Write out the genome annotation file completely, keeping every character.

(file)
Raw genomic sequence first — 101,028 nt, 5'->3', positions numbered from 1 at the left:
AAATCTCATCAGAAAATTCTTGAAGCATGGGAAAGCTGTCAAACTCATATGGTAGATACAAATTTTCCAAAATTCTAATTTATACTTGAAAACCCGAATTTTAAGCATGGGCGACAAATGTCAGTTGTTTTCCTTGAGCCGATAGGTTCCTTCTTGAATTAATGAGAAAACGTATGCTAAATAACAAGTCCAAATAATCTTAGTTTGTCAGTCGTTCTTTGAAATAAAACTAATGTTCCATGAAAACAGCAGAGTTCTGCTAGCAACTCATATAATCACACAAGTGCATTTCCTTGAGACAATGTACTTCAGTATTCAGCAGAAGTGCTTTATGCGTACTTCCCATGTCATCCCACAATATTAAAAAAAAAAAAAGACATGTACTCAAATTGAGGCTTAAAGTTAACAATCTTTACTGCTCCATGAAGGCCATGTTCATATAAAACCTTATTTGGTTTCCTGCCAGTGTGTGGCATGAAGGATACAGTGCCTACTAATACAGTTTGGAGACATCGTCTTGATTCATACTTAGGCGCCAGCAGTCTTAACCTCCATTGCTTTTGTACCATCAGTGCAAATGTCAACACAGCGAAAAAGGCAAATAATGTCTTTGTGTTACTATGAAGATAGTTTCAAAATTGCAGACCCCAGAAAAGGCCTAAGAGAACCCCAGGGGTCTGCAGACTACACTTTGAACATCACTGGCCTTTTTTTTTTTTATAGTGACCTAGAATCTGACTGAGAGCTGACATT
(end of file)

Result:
Raw genomic sequence first — 101,028 nt, 5'->3', positions numbered from 1 at the left:
AAATCTCATCAGAAAATTCTTGAAGCATGGGAAAGCTGTCAAACTCATATGGTAGATACAAATTTTCCAAAATTCTAATTTATACTTGAAAACCCGAATTTTAAGCATGGGCGACAAATGTCAGTTGTTTTCCTTGAGCCGATAGGTTCCTTCTTGAATTAATGAGAAAACGTATGCTAAATAACAAGTCCAAATAATCTTAGTTTGTCAGTCGTTCTTTGAAATAAAACTAATGTTCCATGAAAACAGCAGAGTTCTGCTAGCAACTCATATAATCACACAAGTGCATTTCCTTGAGACAATGTACTTCAGTATTCAGCAGAAGTGCTTTATGCGTACTTCCCATGTCATCCCACAATATTAAAAAAAAAAAAAGACATGTACTCAAATTGAGGCTTAAAGTTAACAATCTTTACTGCTCCATGAAGGCCATGTTCATATAAAACCTTATTTGGTTTCCTGCCAGTGTGTGGCATGAAGGATACAGTGCCTACTAATACAGTTTGGAGACATCGTCTTGATTCATACTTAGGCGCCAGCAGTCTTAACCTCCATTGCTTTTGTACCATCAGTGCAAATGTCAACACAGCGAAAAAGGCAAATAATGTCTTTGTGTTACTATGAAGATAGTTTCAAAATTGCAGACCCCAGAAAAGGCCTAAGAGAACCCCAGGGGTCTGCAGACTACACTTTGAACATCACTGGCCTTTTTTTTTTTTATAGTGACCTAGAATCTGACTGAGAGCTGACATT